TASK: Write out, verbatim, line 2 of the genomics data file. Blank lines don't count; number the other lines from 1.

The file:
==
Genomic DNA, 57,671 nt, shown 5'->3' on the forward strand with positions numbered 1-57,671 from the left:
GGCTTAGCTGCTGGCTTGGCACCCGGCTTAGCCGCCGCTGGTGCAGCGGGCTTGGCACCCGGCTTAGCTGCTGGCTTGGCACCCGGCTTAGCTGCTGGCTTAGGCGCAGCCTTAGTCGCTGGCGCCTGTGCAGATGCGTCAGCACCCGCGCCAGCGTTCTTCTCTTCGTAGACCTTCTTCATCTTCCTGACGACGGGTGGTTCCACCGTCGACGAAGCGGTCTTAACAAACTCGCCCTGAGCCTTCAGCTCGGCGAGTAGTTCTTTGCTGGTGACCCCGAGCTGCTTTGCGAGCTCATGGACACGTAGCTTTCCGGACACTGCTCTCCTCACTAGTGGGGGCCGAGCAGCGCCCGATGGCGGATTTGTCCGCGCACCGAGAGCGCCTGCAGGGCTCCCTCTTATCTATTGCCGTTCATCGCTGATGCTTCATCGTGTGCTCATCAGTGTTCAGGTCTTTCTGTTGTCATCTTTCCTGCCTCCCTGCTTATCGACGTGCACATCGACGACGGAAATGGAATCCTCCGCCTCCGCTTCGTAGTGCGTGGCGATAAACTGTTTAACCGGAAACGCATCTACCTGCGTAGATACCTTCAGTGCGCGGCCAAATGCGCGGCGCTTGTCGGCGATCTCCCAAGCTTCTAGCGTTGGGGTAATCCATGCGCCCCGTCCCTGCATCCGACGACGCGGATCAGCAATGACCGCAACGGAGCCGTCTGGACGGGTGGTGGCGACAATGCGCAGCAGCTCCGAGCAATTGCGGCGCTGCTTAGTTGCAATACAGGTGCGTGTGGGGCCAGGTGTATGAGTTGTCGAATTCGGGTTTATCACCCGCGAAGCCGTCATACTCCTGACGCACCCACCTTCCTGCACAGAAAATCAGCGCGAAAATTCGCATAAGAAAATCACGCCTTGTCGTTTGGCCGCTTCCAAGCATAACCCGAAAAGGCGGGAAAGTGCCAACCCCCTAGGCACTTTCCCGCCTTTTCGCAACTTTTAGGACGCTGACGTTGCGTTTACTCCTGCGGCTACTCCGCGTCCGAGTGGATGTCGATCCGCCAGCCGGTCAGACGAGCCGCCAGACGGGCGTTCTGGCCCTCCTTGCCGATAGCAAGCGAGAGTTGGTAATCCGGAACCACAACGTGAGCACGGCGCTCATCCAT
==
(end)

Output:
GGCTTAGCTGCTGGCTTGGCACCCGGCTTAGCCGCCGCTGGTGCAGCGGGCTTGGCACCCGGCTTAGCTGCTGGCTTGGCACCCGGCTTAGCTGCTGGCTTAGGCGCAGCCTTAGTCGCTGGCGCCTGTGCAGATGCGTCAGCACCCGCGCCAGCGTTCTTCTCTTCGTAGACCTTCTTCATCTTCCTGACGACGGGTGGTTCCACCGTCGACGAAGCGGTCTTAACAAACTCGCCCTGAGCCTTCAGCTCGGCGAGTAGTTCTTTGCTGGTGACCCCGAGCTGCTTTGCGAGCTCATGGACACGTAGCTTTCCGGACACTGCTCTCCTCACTAGTGGGGGCCGAGCAGCGCCCGATGGCGGATTTGTCCGCGCACCGAGAGCGCCTGCAGGGCTCCCTCTTATCTATTGCCGTTCATCGCTGATGCTTCATCGTGTGCTCATCAGTGTTCAGGTCTTTCTGTTGTCATCTTTCCTGCCTCCCTGCTTATCGACGTGCACATCGACGACGGAAATGGAATCCTCCGCCTCCGCTTCGTAGTGCGTGGCGATAAACTGTTTAACCGGAAACGCATCTACCTGCGTAGATACCTTCAGTGCGCGGCCAAATGCGCGGCGCTTGTCGGCGATCTCCCAAGCTTCTAGCGTTGGGGTAATCCATGCGCCCCGTCCCTGCATCCGACGACGCGGATCAGCAATGACCGCAACGGAGCCGTCTGGACGGGTGGTGGCGACAATGCGCAGCAGCTCCGAGCAATTGCGGCGCTGCTTAGTTGCAATACAGGTGCGTGTGGGGCCAGGTGTATGAGTTGTCGAATTCGGGTTTATCACCCGCGAAGCCGTCATACTCCTGACGCACCCACCTTCCTGCACAGAAAATCAGCGCGAAAATTCGCATAAGAAAATCACGCCTTGTCGTTTGGCCGCTTCCAAGCATAACCCGAAAAGGCGGGAAAGTGCCAACCCCCTAGGCACTTTCCCGCCTTTTCGCAACTTTTAGGACGCTGACGTTGCGTTTACTCCTGCGGCTACTCCGCGTCCGAGTGGATGTCGATCCGCCAGCCGGTCAGACGAGCCGCCAGACGGGCGTTCTGGCCCTCCTTGCCGATAGCAAGCGAGAGTTGGTAATCCGGAACCACAACGTGAGCACGGCGCTCATCCAT